2021 Collegeville Workshop on Scientific Software - Software Teams

Series: Technical Sessions and Meetings


Bringing together diverse scientific software communities and institutions

One way to characterize scientific software communities is through their institutions. Three distinct categories of institutions that develop, use and support scientific software are corporations, research labs and universities. Each category tends to have distinct business models and sets of priorities. However, the broad scientific software ecosystem is inter-dependent and complementary, where products from one category are widely used in others. Even more interaction is possible if the scientific software community can come to understand commonalities and differences.

Collegeville 2021 focus on software teams

Originally, we thought would we alternate between software sustainability and developer productivity, but we have evolved our strategy to pick an emerging theme for each year. This year’s workshop theme is software teams.

Very little scientific software is developed by indivdual scientists. Instead, teams with diverse skills collaborate on producing and using software to advance scientific discovery and understanding. Understanding how teams function and how teamwork can be improved represents one of the frontiers in improving the impact of software on science. Software team skills and cultures can vary significantly. A scientific software team will certainly have science domain experts but increasingly has expertise in computer science, mathematics and software engineering. As we increase our focus on software teams, we also see value in including expertise in social and cognitive sciences.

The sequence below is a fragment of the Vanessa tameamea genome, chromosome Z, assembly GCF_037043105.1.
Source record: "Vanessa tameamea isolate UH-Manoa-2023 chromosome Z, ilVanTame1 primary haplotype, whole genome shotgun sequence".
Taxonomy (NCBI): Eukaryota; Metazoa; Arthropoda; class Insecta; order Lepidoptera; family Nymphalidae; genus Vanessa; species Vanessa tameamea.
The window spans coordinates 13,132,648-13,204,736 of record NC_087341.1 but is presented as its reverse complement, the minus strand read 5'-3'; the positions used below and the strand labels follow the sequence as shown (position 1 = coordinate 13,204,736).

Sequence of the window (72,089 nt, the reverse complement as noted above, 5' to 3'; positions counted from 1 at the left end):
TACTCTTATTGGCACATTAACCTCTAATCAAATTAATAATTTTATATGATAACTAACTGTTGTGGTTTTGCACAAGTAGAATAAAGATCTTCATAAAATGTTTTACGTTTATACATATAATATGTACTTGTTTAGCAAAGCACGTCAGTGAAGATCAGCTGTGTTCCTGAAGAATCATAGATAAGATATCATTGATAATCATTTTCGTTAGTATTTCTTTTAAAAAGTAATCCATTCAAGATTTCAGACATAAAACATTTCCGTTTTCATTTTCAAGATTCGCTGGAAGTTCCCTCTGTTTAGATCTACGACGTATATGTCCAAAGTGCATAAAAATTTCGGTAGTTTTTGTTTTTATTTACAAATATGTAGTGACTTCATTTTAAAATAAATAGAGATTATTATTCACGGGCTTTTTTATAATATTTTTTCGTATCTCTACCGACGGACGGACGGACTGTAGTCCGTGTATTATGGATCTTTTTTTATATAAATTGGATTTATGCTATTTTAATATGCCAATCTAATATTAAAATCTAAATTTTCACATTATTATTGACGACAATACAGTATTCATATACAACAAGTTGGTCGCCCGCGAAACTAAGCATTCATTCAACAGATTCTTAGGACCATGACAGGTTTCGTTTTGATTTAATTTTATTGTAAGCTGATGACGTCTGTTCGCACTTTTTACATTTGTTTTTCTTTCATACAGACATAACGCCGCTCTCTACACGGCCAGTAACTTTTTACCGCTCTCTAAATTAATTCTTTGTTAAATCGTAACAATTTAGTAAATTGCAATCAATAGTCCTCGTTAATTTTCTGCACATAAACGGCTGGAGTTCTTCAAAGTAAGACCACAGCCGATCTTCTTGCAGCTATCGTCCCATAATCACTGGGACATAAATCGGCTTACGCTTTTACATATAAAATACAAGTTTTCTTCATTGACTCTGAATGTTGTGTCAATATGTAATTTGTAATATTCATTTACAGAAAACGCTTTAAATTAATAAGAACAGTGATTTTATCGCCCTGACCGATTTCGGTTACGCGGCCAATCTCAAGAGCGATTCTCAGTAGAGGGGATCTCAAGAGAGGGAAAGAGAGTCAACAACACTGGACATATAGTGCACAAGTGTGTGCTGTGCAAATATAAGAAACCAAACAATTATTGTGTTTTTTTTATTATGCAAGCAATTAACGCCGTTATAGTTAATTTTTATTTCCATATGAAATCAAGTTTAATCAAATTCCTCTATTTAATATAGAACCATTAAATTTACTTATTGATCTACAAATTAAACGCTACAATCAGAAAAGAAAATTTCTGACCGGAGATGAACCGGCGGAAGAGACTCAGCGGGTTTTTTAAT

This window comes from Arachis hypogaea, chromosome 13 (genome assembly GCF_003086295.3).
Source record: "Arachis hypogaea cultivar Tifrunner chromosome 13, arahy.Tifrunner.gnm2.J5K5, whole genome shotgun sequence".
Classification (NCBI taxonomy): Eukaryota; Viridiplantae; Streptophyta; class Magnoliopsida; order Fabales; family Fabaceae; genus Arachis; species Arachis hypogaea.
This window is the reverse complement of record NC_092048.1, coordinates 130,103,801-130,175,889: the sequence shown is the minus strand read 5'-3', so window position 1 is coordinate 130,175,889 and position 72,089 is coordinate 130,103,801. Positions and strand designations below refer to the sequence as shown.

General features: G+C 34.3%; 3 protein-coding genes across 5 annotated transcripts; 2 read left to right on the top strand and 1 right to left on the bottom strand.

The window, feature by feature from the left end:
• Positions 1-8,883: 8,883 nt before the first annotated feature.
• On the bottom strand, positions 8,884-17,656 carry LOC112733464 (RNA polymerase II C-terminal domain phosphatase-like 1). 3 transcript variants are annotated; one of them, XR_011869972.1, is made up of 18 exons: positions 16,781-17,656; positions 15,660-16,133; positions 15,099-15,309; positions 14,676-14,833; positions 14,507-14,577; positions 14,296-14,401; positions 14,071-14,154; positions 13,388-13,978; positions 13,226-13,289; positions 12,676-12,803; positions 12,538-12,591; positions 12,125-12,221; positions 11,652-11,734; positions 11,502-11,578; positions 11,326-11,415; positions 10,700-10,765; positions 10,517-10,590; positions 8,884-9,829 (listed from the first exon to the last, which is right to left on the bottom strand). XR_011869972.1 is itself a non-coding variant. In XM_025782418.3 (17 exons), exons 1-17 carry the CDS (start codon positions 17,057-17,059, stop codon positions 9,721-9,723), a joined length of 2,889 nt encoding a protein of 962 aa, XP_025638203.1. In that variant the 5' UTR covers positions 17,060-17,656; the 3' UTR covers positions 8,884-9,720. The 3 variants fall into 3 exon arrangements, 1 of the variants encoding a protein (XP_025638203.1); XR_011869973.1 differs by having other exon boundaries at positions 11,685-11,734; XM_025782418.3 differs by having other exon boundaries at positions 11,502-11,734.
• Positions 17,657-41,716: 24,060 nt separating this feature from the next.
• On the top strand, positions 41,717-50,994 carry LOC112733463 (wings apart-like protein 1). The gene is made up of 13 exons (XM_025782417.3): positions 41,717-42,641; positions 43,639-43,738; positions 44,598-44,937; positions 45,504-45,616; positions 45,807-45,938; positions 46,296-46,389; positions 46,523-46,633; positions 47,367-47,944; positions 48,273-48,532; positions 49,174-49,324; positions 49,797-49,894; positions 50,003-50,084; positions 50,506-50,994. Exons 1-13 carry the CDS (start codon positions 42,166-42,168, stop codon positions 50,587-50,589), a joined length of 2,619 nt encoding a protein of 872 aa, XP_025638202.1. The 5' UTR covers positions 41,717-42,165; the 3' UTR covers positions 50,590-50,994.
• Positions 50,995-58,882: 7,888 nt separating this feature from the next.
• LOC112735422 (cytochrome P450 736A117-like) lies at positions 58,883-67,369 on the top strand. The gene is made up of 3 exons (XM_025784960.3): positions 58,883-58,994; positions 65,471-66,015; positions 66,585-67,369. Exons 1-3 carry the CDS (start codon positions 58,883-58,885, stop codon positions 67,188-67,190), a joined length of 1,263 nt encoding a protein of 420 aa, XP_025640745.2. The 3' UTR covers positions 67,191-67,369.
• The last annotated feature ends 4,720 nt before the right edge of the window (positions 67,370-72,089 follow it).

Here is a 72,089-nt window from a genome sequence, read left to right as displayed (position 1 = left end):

What we mean by a software team

We want to interpret software team broadly. We are interested in topics related to small teams, large teams, and a team of teams. We are interested in teams that produce scientific software for themselves (developer-user teams), teams that produce scientific software for others and teams that use (but might not develop) software in their research.


The goal of this workshop is to bring together community leaders and practitioners in scientific software from academia, industry and labs for the purpose of identifying the challenges and priority research direction for improving teams for scientific software. We want to explore, characterize and articulate scientific software practices from industry, research labs and academia and identify common requirements and essential differences in these communities.

We believe this workshop to be distinct in its efforts to bring academic, industry and lab community members to explore both the common and unique challenges of these communities.

The first day, July 20, will focus on software team definitions and challenges; the second day on technical strategies for improvement; the third on cultural approaches for improvement.

Artifacts from the workshop will include submitted white papers, recorded presentations, live panels and discussions, recordings of live sessions and blog articles from selected workshop contributions. We hope these artifacts will advance community progress in teams for scientific software, especially toward better usability across industry, lab and academic institutions. We anticipate that the diverse experience of the workshop attendees will lead to a deeper awareness and understanding of how the represented communities can benefit from collaboration, coordination and complementarity.